Becoming, and remaining, open to possibilities results in the exponential growth of options. Conversely, the practice of medicine hones in on disease using a limited number of tightly controlled and tested methods and therapies. In fact, the more life-threatening the disease is, the fewer the options are that are prescribed. So how then does one face a life-altering disease, one that doesn’t just challenge you physically but turn your world upside down? If you’re Italy’s Salvatore Iaconesi, you put everything about your disease out in the open.
After breaking the locks on proprietary data formats, Iaconesi created the web site “La Cura,” put all of his patient data online, and invited full participation. Thirty-five videos, 600 poems, 15,000 testimonies from other brain cancer patients, 60 doctors and 50,000 suggested strategies later, Iaconesi had to recruit 200 people just to sort and vet the incoming possibilities. He is now pursuing his customized strategy that “goes way beyond classical medicine,” anchored by traditional medical therapy and “radical changes” in diet and lifestyle pulling from worldwide, cross-cultural sources whose origins range from ancient to modern.
As an artist, Iaconesi was clearly disturbed by becoming a patient. He noted that in the process of being diagnosed “the human being disappears…and is replaced by patient test results…a case.” The equation he saw — that disease = symptoms + diagnosis + therapy — struck him as mechanical, incomplete and unaware of his humanity.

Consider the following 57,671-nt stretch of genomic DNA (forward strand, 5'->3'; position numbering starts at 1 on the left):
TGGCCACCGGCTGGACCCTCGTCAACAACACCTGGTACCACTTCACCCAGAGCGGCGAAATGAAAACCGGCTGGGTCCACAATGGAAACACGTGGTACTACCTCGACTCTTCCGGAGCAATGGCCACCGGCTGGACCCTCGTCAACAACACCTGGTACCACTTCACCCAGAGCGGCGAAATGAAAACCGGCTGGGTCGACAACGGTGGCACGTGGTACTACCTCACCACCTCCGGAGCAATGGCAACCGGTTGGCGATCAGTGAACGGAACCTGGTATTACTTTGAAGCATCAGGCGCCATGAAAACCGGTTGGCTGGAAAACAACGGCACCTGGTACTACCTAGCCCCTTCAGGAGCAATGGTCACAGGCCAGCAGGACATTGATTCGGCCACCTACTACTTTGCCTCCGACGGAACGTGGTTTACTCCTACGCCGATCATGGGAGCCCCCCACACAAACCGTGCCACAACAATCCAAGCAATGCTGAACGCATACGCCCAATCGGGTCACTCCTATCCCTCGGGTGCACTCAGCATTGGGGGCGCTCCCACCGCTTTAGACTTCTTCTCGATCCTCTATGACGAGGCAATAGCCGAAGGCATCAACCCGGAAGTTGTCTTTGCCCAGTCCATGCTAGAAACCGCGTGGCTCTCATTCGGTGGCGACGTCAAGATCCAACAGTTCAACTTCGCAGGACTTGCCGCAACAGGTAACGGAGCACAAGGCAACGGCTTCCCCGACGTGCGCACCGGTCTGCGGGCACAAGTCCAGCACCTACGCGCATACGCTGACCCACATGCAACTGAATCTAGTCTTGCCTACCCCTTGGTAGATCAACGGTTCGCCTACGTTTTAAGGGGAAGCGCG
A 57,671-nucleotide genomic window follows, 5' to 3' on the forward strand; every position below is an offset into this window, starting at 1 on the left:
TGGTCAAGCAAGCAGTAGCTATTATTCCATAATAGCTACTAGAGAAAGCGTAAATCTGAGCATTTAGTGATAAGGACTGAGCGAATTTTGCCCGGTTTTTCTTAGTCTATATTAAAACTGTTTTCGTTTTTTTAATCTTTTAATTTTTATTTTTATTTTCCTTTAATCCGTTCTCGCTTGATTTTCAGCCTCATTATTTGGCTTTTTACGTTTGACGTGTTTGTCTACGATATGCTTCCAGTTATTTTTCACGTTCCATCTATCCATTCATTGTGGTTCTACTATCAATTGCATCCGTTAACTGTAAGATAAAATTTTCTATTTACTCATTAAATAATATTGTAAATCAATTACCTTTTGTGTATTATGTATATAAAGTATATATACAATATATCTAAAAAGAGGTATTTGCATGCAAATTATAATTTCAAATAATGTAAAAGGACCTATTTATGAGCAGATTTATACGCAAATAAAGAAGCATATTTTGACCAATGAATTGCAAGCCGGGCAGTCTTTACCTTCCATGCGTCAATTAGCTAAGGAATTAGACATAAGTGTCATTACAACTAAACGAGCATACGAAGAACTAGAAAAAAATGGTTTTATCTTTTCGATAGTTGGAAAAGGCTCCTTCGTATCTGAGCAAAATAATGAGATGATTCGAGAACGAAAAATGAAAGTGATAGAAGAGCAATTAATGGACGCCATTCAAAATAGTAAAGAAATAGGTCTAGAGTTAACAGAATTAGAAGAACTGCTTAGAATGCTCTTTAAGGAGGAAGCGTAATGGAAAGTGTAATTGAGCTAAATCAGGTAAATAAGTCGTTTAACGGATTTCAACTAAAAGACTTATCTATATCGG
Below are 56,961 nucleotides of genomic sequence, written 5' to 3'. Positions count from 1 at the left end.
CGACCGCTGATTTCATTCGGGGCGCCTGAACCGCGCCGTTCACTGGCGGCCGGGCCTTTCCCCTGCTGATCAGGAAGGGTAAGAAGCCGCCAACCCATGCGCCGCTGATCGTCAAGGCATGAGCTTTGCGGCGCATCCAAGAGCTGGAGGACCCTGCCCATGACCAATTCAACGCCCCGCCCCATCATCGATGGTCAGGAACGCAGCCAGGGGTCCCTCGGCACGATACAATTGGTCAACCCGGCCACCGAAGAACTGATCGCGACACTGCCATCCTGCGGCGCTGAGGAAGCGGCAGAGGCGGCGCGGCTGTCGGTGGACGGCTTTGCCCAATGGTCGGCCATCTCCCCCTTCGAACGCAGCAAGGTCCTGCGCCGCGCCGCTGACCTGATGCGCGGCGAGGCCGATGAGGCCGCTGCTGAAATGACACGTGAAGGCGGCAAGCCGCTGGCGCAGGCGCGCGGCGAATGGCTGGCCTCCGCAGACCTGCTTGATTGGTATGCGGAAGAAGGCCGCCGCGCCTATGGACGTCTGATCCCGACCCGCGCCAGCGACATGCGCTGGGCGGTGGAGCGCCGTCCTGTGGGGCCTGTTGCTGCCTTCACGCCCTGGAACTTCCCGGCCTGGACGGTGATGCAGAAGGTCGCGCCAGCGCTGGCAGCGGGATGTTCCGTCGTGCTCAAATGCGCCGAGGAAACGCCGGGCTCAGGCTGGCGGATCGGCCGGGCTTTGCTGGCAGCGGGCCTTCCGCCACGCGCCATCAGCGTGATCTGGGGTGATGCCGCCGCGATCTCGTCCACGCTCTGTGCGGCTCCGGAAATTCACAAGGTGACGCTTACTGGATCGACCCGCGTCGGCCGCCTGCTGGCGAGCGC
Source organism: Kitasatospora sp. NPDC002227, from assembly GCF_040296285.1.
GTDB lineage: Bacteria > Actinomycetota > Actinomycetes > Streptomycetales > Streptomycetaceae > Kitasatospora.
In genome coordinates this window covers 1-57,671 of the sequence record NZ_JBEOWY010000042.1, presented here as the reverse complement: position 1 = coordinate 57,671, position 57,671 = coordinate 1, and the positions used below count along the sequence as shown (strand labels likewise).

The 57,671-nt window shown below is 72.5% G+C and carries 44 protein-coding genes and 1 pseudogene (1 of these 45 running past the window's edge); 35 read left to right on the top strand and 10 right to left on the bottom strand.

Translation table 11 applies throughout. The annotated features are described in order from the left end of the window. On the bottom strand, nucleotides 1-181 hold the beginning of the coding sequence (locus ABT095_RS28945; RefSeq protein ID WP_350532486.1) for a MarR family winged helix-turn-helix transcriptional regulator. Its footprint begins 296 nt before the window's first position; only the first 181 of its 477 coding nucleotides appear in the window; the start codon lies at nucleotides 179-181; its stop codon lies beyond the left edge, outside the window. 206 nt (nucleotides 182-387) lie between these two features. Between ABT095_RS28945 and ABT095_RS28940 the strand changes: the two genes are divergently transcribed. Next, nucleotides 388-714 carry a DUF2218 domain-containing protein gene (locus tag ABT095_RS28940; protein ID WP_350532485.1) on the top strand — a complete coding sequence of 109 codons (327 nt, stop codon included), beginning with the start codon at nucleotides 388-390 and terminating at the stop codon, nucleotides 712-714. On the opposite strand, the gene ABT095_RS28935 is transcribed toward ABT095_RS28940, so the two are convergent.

Will he be cured, or live longer than doctors might have expected? Does it matter? Iaconesi did what he did for his dignity as much as he did it to stop his cancer. Perhaps more than he realizes at the moment, he is already cured of being a cancer patient, as he has re-staked his claim to a proactive, engaging life in spite of the diagnosis. Would that we would all do the same not just in his circumstance, but when facing any challenge that seems to initiate a fixed path, an either/or choice or a deeply-set confrontation. We owe it to ourselves and everyone around us to not narrow our views or close down on creating possibilities. Instead, we’ve got to open up.